Taliban orders women not to take part in Eid celebrations in two Afghan provinces

Women ‘forbidden’ from going out in groups during Eid ul-Fitr in two Afghanistan provinces

Arpan Rai
Friday 21 April 2023 11:00 BST
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<p>Taliban security personnel frisk Muslim devotees as they arrive to offer Eid al-Fitr prayers, which marks the end of the holy fasting month of Ramadan, in Jalalabad on Friday </p>

Taliban security personnel frisk Muslim devotees as they arrive to offer Eid al-Fitr prayers, which marks the end of the holy fasting month of Ramadan, in Jalalabad on Friday

The Taliban has banned women from participating in Eid gatherings in two provinces in Afghanistan ahead of widespread celebrations expected in the country to mark the end of Ramadan.

Two similar notices showed local Taliban leaders in northern Baghlan and the northeastern province of Takhar said “it is forbidden for women to go out in groups during the days of Eid ul-Fitr” on Friday.

The orders are not thought to be applicable across the rest of Afghanistan.

This comes just weeks after the Taliban’s latest set of restrictions have banned families and women from visiting restaurants with gardens or green spaces in Afghanistan’s northwestern Herat province.

An official said the order banned women from visiting restaurants with gardens after complaints from religious scholars and members of the public who were against mixing of genders in such spaces.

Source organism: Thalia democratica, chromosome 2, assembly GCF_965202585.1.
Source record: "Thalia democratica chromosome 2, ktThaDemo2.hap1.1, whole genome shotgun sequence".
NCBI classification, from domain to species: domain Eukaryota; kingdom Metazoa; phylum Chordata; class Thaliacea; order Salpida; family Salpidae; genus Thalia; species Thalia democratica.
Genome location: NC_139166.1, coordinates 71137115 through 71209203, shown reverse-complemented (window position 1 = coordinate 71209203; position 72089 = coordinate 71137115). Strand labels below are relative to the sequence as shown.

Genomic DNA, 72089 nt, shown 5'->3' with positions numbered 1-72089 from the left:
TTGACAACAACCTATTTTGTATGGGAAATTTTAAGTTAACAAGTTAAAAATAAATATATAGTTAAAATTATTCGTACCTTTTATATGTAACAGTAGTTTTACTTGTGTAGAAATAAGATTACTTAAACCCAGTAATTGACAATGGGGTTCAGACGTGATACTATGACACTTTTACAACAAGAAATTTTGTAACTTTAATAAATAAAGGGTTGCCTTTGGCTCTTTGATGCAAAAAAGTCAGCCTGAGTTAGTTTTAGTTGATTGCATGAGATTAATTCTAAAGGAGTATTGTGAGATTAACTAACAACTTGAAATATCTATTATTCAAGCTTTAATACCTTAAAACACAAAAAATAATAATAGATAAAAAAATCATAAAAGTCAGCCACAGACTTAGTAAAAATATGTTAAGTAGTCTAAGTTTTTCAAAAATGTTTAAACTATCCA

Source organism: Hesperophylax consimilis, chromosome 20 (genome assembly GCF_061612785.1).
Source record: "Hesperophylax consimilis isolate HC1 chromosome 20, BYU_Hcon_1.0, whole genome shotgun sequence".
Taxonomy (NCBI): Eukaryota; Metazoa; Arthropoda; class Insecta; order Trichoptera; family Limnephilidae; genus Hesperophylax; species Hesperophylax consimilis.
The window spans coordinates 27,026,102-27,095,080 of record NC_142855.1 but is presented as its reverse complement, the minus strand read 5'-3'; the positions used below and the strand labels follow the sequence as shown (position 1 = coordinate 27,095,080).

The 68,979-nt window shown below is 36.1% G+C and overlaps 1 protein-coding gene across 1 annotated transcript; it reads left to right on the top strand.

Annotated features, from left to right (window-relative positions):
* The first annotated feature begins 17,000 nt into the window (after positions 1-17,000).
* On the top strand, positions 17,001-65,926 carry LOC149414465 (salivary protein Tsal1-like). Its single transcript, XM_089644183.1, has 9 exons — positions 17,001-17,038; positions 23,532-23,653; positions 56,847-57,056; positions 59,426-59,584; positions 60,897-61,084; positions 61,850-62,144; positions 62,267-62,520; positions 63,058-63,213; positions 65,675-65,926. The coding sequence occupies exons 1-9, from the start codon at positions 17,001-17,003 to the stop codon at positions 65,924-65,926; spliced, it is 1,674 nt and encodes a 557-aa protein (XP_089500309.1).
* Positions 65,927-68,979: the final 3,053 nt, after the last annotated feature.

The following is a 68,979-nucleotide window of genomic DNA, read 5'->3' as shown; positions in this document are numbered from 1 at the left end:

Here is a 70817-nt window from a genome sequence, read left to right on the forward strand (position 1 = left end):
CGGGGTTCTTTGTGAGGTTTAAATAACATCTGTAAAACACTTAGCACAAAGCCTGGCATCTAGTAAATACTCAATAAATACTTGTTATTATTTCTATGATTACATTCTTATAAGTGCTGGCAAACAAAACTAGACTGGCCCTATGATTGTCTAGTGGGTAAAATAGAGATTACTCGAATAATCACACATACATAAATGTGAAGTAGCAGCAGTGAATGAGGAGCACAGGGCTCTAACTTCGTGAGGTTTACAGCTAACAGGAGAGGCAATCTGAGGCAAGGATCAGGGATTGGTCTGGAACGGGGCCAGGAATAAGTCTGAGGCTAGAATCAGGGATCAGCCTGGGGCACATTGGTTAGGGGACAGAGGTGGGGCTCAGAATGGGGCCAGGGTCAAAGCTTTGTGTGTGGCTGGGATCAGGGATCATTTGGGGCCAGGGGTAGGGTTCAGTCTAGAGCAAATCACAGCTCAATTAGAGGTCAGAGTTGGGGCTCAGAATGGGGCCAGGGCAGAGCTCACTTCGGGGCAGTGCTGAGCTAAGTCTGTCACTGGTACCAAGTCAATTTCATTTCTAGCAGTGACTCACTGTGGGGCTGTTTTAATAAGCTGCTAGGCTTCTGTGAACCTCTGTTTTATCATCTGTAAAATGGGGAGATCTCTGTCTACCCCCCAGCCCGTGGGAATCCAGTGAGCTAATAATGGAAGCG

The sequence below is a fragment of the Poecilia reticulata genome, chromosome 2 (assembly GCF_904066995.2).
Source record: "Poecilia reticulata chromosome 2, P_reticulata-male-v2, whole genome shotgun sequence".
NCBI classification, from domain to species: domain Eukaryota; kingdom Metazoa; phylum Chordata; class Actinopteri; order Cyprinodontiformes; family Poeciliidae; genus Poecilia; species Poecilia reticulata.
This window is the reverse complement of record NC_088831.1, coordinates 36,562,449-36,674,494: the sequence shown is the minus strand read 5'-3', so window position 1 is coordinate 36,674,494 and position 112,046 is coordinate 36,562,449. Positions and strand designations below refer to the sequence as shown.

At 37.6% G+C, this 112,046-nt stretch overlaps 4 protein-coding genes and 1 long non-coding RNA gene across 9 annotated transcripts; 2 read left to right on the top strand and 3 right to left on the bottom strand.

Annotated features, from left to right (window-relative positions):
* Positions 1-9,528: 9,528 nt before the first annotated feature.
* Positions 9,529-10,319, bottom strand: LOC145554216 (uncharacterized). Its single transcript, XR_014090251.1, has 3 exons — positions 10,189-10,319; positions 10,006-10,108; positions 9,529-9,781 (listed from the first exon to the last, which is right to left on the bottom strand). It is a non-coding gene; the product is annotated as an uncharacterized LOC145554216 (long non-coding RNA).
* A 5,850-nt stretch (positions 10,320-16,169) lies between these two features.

Earlier this week, the reclusive top leader of Afghanistan, Hibatullah Akhundzada, released his Eid message to the country in five languages – Arabic, Dari, English, Pashto and Urdu.

In the end of the Ramadan message, Mr Akhundzada praised the Taliban for making “progress” in Afghanistan after taking over the control of administration in August 2021.

“The bad intellectual and moral effects of the 20-year occupation are about to finish,” he said and extolled “living in the light” of Sharia or Islamic law.

The leader is believed to have played a strong role in dictating domestic laws and policies in Afghanistan, especially those concerning banning the education of girls after the sixth grade and barring Afghan women from public life and work in non-governmental organisations and the United Nations.

Women in Afghanistan have already been banned by the Taliban in public spaces like parks and gyms. The measures have triggered a fierce international uproar, increasing the country’s isolation at a time when its economy has collapsed — and worsened the humanitarian crisis.

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